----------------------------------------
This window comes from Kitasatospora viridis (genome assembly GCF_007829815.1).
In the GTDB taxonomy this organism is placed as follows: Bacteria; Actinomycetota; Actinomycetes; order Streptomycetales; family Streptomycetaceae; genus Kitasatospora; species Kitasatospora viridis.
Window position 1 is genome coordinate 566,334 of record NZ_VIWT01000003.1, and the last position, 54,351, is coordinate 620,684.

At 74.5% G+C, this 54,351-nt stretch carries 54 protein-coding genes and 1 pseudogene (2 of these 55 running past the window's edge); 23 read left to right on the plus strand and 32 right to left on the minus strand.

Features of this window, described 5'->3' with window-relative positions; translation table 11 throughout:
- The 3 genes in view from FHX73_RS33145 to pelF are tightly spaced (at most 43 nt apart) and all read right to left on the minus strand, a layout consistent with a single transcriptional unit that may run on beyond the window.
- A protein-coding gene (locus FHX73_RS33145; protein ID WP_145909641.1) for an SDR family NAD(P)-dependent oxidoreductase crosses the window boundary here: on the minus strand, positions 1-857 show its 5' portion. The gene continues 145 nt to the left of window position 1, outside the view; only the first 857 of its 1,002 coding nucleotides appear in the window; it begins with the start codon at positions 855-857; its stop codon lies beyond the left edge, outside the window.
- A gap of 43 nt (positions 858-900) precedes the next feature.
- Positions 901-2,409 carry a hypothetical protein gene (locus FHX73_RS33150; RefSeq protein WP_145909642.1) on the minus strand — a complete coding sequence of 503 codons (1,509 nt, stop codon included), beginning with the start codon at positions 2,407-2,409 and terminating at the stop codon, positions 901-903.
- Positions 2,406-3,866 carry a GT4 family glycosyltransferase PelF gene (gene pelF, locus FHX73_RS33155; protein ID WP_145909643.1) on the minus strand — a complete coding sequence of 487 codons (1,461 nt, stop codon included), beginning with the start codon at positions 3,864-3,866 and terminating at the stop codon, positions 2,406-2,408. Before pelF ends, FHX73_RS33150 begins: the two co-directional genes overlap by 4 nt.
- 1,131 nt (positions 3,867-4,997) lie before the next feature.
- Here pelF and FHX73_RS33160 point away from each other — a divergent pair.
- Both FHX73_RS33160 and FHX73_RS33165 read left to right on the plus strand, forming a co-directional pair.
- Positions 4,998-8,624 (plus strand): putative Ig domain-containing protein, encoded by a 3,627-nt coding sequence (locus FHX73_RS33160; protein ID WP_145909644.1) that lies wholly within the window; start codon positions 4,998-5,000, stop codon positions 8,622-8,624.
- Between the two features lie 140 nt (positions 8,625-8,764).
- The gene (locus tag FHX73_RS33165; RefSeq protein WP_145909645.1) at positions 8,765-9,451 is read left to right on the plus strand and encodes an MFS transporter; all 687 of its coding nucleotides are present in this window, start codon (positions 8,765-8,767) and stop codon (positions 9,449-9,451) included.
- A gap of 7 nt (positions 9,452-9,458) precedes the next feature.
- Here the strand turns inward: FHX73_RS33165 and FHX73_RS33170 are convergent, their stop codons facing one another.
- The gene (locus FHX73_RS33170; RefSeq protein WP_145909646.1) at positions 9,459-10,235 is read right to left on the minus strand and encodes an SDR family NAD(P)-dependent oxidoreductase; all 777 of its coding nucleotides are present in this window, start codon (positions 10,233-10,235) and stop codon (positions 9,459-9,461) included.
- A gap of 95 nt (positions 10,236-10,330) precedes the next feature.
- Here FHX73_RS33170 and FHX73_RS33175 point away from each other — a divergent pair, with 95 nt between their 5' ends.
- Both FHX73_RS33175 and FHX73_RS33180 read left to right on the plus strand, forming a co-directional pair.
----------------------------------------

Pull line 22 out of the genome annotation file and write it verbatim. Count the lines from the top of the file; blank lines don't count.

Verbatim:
- Both FHX73_RS33175 and FHX73_RS33180 read left to right on the plus strand, forming a co-directional pair.